A recent study suggests that a naturally-occurring material could serve as an effective disinfectant for contact lenses, providing potentially groundbreaking implications for millions of wearers worldwide.
Microbial keratitis, a severe complication for contact lens users, is caused by bacterial infections, notably Pseudomonas aeruginosa. Existing disinfecting solutions often struggle to prevent the formation of biofilms, clusters of bacteria adhering to lens surfaces.
Hydroquinine, an organic compound found in tree bark, exhibits potent antibacterial properties against Pseudomonas aeruginosa and other clinically significant germs.
Researchers from the University of Portsmouth in England and Naresuan and Pibulsongkram Rajabhat universities in Thailand explored the incorporation of hydroquinine into multipurpose contact lens solutions (MPSs) to combat contamination.
Their study, published in Antibiotics, revealed that hydroquinine-based solutions eradicated 99.9 percent of bacteria at the time of disinfection. Dr. Robert Baldock, from the University of Portsmouth, emphasized the potential of natural compounds in limiting contact lens contamination, highlighting the study's progress from discovery to application.
With up to 3.5 million annual reports of corneal infections globally, microbial keratitis poses a significant threat, particularly for overnight contact lens wearers. The World Health Organization has identified multidrug-resistant P. aeruginosa as a critical pathogen, contributing to over 35,000 deaths annually.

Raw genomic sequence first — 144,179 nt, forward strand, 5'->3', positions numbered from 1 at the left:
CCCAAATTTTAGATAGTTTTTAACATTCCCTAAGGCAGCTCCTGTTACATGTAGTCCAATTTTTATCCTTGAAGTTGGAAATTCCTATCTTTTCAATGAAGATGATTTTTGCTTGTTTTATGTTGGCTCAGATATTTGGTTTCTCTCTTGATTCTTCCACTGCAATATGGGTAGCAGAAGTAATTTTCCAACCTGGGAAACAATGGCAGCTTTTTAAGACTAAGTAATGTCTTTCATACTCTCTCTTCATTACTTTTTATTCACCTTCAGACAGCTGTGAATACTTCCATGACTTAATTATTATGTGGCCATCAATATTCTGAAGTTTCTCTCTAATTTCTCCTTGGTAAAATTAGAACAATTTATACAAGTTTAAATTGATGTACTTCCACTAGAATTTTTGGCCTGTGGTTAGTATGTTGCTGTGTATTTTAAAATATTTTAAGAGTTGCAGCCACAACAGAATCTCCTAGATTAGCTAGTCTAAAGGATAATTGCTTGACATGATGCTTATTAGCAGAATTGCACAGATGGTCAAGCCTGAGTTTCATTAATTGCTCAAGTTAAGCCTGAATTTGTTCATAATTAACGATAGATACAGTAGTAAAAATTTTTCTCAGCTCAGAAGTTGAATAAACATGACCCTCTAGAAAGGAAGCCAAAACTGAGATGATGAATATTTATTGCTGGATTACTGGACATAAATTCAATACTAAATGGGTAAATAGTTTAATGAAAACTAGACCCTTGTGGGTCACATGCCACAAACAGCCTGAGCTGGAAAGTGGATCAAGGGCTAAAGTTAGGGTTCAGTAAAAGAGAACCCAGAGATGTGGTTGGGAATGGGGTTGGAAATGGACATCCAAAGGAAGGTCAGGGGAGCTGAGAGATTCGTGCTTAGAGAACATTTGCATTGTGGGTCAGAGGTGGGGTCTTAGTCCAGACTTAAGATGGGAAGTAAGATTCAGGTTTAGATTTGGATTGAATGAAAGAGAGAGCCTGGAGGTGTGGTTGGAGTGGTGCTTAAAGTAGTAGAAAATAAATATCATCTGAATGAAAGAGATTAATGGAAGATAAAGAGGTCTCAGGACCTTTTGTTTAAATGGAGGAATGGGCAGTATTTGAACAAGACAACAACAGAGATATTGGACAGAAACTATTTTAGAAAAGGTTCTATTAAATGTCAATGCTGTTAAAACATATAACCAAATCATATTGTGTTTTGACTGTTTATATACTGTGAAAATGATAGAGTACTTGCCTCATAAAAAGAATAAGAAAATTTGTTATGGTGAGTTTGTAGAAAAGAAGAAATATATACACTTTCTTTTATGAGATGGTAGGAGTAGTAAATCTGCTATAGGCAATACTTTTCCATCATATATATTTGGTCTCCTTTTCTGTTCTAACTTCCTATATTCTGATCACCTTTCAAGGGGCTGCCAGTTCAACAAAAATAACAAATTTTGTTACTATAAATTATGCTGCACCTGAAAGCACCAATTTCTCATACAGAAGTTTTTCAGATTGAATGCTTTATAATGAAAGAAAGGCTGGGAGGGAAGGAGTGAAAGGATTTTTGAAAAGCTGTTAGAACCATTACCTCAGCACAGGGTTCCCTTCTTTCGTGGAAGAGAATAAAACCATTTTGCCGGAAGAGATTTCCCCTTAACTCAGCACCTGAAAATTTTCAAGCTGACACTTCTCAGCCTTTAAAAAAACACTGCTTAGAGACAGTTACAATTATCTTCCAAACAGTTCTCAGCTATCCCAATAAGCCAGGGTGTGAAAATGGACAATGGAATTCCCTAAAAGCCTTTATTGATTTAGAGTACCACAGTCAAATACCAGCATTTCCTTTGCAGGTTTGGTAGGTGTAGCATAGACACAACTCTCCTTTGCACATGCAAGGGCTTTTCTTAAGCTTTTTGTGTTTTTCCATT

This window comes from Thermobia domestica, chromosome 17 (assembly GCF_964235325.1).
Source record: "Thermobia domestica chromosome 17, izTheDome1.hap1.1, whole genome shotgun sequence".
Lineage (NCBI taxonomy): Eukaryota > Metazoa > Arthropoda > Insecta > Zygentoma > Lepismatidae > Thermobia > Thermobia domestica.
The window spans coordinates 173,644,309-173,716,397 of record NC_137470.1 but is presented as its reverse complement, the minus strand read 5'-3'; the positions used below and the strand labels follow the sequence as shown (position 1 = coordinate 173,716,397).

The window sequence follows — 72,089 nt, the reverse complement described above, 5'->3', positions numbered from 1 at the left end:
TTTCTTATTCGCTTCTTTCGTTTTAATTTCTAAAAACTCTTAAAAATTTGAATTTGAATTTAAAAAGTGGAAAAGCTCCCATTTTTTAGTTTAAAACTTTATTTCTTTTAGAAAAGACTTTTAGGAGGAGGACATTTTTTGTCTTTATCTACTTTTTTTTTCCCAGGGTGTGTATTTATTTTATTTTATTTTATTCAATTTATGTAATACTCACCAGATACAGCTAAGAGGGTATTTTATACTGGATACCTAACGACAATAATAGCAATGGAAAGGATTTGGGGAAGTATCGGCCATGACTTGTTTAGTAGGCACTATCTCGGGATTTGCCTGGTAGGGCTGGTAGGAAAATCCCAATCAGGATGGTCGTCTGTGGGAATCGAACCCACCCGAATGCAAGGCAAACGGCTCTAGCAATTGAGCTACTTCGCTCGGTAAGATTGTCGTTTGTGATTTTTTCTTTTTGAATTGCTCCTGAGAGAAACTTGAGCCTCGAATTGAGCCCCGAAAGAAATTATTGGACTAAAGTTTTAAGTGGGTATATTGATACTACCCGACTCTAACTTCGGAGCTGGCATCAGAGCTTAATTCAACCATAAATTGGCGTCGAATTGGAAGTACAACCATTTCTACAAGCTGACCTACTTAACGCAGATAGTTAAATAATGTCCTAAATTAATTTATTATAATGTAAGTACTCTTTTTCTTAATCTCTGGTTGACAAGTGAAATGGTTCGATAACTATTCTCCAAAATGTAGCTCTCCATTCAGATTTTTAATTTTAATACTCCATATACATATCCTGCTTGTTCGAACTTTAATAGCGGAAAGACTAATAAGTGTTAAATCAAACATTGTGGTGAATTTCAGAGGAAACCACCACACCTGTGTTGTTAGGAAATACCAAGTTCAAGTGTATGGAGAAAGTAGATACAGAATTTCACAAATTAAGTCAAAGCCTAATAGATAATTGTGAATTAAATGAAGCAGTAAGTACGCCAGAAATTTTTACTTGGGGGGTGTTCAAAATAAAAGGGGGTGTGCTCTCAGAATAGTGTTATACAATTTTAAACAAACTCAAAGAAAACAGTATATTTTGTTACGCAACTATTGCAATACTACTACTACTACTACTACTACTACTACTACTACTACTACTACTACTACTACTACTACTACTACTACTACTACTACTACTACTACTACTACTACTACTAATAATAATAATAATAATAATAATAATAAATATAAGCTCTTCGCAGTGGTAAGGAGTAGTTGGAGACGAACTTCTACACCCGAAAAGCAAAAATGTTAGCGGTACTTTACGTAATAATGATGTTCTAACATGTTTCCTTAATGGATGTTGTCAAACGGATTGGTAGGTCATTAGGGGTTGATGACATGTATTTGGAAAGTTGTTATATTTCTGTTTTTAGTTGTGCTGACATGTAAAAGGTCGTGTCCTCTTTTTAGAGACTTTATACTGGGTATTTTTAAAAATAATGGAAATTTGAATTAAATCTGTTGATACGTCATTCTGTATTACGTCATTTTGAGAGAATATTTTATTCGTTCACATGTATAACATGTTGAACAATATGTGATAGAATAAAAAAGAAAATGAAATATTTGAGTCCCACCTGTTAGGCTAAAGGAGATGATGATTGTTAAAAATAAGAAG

Hydroquinine, already known for its efficacy against malaria and nocturnal muscle cramps, presents a promising avenue for combating P. aeruginosa infections. Lead author Sattaporn Weawsiangsang, currently a visiting researcher at the University of Portsmouth, underscores the need for further investigation into hydroquinine's safety and efficacy.
The study concludes by advocating for additional research to assess hydroquinine's effectiveness across various contact lens materials and against other pathogenic microorganisms. This research opens doors to the development of novel disinfectants derived from natural products, potentially reducing corneal infections and enhancing eye health worldwide.
Sattaporn Weawsiangsang et al, Hydroquinine Enhances the Efficacy of Contact Lens Solutions for Inhibiting Pseudomonas aeruginosa Adhesion and Biofilm Formation, Antibiotics (2024). DOI: 10.3390/antibiotics13010056